As you scroll through the used car listings, you come across the deal of the century: your perfect car, with all of the options you want, for thousands of dollars less than you've been able to find anywhere else. It's the perfect car, or so it seems.
By looking at the photos, you see that everything looks in order, with a beautiful interior, nice shiny paint, perfectly straight body panels. But in the description, it says the vehicle has a "salvage title" and that the damage was "purely cosmetic" and was all fixed properly by a reputable shop.
Buying a car with a salvage title may save you thousands up front, but it potentially could end up being a total waste of money. We made a list of five reasons you should view every salvage title car as wrapped in caution tape.
"Salvage" translates to "totaled". Most salvage title cars on the used market earned that distinction because something bad happened to them (storm damage, accident, flood, etc.) that caused an insurance company to declare them worth less than the cost of repair, which means it was "totaled".
Most of the bad things that can happen to a car resulting in a salvage title can also result in long-term issues:
You won't want to deal with these issues as an owner. Some cars with clean titles may have similar histories that just weren't reported, so be sure to get your car inspected by a trusted mechanic.
If you're looking to buy a used car, it's probably because you want or need new transportation, not a lawn ornament. Sadly, it's often difficult to find an insurance company willing to insure a salvage title car.
Without insurance, you'll never legally drive it on the street. Those companies that will insure a salvage title car will charge extra for the service, quickly eating away any initial savings in buying the once-totaled car in the first place.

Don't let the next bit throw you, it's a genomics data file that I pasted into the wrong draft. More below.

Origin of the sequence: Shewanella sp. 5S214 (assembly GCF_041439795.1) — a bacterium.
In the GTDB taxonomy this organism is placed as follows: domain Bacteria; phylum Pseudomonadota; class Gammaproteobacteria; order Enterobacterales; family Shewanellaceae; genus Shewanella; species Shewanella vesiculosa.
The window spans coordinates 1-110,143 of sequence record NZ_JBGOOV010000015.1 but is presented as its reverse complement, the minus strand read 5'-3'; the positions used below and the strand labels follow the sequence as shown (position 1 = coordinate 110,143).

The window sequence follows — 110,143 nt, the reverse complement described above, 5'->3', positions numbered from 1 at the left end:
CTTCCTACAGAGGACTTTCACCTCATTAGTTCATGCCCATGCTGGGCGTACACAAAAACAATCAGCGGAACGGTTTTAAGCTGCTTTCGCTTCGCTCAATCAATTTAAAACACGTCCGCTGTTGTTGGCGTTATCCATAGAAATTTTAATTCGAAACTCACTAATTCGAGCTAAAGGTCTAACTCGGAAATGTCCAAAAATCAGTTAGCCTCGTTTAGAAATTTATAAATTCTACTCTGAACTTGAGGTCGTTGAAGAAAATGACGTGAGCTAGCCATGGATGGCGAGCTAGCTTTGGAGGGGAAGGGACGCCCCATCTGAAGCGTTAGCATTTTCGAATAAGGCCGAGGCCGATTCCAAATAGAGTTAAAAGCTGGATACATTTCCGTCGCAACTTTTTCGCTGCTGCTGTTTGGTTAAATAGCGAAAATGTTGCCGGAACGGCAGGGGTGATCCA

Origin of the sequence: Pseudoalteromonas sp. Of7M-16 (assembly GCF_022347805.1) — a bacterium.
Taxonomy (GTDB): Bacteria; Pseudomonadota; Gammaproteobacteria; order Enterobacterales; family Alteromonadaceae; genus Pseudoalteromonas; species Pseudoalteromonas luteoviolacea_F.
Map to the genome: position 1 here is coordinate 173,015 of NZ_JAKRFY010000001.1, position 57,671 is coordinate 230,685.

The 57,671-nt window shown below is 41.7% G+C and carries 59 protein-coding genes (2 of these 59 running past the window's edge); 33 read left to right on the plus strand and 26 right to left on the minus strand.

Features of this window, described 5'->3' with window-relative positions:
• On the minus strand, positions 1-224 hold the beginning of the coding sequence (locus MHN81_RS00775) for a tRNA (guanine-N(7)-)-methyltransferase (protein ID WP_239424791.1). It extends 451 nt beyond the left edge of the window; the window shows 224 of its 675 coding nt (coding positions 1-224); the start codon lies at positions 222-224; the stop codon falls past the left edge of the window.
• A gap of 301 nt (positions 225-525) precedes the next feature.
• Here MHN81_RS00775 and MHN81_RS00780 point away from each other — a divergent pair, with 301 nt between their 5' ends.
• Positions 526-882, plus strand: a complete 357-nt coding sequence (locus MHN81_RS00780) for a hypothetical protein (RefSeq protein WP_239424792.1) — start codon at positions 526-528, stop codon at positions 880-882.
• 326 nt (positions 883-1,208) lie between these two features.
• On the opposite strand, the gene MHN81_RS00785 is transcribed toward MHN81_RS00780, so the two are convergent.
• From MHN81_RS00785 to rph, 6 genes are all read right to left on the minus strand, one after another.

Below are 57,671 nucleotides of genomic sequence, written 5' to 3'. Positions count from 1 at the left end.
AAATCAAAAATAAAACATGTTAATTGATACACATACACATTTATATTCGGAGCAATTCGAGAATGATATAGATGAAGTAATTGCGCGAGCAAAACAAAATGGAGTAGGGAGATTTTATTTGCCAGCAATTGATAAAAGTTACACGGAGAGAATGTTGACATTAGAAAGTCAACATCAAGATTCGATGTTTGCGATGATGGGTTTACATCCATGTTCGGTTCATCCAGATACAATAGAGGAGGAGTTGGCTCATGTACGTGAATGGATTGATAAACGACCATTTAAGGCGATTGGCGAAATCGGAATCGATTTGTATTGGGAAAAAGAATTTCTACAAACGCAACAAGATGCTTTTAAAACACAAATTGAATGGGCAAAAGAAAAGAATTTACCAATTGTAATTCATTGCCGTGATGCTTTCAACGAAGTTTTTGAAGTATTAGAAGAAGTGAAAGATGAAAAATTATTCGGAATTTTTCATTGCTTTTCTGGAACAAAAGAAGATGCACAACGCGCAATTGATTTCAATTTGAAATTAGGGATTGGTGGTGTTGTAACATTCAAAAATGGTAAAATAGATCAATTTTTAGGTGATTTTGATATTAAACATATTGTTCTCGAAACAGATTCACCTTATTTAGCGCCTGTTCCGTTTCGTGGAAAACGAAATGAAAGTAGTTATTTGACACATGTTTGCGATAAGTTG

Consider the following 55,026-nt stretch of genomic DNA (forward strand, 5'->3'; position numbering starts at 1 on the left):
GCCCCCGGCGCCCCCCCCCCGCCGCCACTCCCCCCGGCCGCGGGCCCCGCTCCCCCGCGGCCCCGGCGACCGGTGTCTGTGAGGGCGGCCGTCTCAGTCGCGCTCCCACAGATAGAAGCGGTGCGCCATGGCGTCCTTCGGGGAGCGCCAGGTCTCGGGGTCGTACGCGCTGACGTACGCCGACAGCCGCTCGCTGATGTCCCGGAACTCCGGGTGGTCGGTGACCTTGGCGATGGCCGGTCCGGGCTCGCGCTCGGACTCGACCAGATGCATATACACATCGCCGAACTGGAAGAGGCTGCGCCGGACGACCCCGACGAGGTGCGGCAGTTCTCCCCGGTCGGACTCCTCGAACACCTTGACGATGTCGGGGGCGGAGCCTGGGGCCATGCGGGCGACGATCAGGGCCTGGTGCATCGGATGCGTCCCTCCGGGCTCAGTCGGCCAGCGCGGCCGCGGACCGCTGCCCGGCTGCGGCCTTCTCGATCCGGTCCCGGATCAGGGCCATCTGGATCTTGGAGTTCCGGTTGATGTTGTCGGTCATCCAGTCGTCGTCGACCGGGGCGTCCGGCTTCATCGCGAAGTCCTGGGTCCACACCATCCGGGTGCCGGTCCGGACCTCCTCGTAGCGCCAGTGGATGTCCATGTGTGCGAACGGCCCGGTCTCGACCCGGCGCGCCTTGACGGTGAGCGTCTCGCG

Even if you find a salvage title car that isn't a safety disaster, and you can find some insurance for it, chances aren't good that you'll find a bank willing to loan you the money to buy it, for all of the same reasons.
Salvage title cars are risky bets, not just for owners, but for insurers and lenders. Most won't even consider them, and those that will consider could charge a steep premium.
While many used cars will be eligible for a warranty after purchase, don't expect one with a salvage title car. Why? For the same reasons you probably won't be able to get insurance or financing: salvage title cars are unknown quantities.
You may find a rare gem that really is only technically a salvage vehicle, but it's much more likely that you'll be getting much more trouble than you bargained for.
All of those previous reasons for being cautious of buying a salvage title car add up to a poor resale value. Salvage title cars are simply harder to sell, likely because of what we listed.
Sure, you might not be thinking about how much you can sell your newfound bargain for when you're buying it, but how much cash you can get back out on the other end of your ownership plays a direct role in how much it actually costs to own and operate the car over time.
The money you're saving buying a salvage title car is money you'll lose (in comparison to similar cars with clean titles) several years down the road, in repairs or insurance costs.
automotive freelance journalist